because they became president.

The more I think about trying to run for president the less I
think of it.

The president has the power to appoint and disappoint the members
of his cabinet.

Much has been said about balancing the budget.  It has been found
that the budget is more talkable than balanceable.

The campaign is when the candidate tells what he stand for and
the election is when the votes tell if they can stand for his
being elected.

Actually, elections are different from politics.  Elections come
and go while politics are with us all the time.

The winning candidate is elected and inoculated.

In January, the president makes his Inaugural Address after he
has been sworn at.

Once he is elected, sometimes the president has to work 24 hours
a day until he finds out what he is supposed to do.

The nominees are usually called candidates or campaigners
although I have heard them called other things.

One of the strictest rules is all dark horses running for
president must be people.

Popular votes tell who is the most popular.  Electoral votes tell
who is the most elected.

Heredity is a bad thing in politics because it gets us kings
instead of presidents.

A caucus is something people vote in.  Sort of a small booth.

An overwhelming favorite is a candidate that often comes over to
the convention and whelms the delegates.

The jobs of delegates is to resent their states.

Noncommittal is to be able to talk and talk without saying

When the radio mentions a landslide, cross your fingers and hope
it is talking about an election.

A dark horse is a candidate that the delegates don't know enough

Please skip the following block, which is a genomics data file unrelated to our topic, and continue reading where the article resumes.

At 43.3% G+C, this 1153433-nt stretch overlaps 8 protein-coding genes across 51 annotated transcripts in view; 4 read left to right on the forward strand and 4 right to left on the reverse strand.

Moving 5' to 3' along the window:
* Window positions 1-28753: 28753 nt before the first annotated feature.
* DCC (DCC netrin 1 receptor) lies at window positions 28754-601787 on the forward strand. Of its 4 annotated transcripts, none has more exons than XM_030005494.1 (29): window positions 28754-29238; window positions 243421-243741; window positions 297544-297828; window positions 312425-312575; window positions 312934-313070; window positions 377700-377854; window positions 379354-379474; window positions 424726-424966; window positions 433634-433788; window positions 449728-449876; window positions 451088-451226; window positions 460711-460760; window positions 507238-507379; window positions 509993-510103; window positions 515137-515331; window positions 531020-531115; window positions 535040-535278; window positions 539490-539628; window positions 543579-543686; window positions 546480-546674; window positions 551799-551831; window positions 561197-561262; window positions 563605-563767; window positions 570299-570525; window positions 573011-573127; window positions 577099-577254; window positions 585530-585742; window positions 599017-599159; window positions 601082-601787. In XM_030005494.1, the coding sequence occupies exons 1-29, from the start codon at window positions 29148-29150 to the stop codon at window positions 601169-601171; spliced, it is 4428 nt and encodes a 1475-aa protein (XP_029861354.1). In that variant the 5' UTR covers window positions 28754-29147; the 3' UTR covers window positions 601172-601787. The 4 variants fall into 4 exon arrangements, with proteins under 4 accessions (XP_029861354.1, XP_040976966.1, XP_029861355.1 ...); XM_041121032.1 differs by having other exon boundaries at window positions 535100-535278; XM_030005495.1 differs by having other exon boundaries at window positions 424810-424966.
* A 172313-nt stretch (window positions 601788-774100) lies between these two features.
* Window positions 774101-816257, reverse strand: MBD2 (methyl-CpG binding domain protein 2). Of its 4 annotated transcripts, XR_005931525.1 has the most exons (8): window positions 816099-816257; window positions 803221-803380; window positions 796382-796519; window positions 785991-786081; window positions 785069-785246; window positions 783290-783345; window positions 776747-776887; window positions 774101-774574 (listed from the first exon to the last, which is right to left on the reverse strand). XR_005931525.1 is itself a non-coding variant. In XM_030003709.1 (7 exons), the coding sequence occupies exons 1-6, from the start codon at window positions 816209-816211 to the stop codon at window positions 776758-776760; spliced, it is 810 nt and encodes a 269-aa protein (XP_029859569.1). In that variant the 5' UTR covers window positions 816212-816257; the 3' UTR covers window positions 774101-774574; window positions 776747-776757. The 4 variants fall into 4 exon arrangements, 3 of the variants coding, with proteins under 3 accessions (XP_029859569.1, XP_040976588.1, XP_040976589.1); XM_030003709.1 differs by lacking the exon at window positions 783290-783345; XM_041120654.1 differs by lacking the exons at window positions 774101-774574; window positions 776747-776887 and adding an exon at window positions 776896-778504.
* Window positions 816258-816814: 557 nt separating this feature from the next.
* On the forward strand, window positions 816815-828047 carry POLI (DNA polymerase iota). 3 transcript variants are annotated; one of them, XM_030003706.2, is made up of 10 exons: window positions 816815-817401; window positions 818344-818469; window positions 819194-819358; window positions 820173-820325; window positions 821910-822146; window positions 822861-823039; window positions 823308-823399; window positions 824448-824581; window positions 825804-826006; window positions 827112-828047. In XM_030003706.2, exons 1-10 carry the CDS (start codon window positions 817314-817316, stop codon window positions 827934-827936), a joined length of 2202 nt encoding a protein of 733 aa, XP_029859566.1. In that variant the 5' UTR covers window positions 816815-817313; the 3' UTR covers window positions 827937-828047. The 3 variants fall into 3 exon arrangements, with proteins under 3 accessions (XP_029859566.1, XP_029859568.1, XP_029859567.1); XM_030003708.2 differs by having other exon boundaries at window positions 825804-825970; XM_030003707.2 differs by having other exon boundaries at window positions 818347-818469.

about to dislike yet.

Political science is to try to figure out what makes candidates
act that way.

A split ticket is when you don't like any of them on the ticket
so you tear it up.

When they talk about the most promising presidential candidate,
they mean the one who can think of the most things to promise.

Elephants and donkeys never fought until politics came along.

Political strategy is when you don't let people know you have run
out of ideas and keep shouting anyway.

A candidate should always renounce his words carefully.

We are learning how to make our election results known quicker
and quicker.  It is our campaigns we are having trouble getting
any shorter.

One of the mainest rules of campaigning is you are not allowed to
go on a whistle-stop tour without a train.

Politician is the bawling out name for a candidate you don't

Speaking of defeat, candidates are told never to.

Campaigns give us a great deal of happiness by their finally

[ Reported collection source, Ford Times ]


At the risk of starting another net storm with Yet Another Stupid
Robber Joke

(YASRJ) messages, a friend recently showed me a clipping from a
newspaper which I though I'd pass along to all the netlanders who
enjoy seeing and collecting bits of stupidity.  After all isn't
this what rec.humor (no  crossposing here) is supposed to be
CLUTTERED UP with anyway?  That was a rhetorical question - so
don't bother answering.
...without further ADIEU...

About Banking...

  According to the FBI, most modern-day bank robberies are
"unsophisticated and unprofessional crimes," committed by young
male repeat offenders who  apparently don't know the first thing
about their business.  This information was included in an
interesting, amusing article titles "How Not to Rob a Bank," by
Tim Clark, which appeared in the 1987 edition of The Old Farmers

  Clark reported that in spite of the widespread use of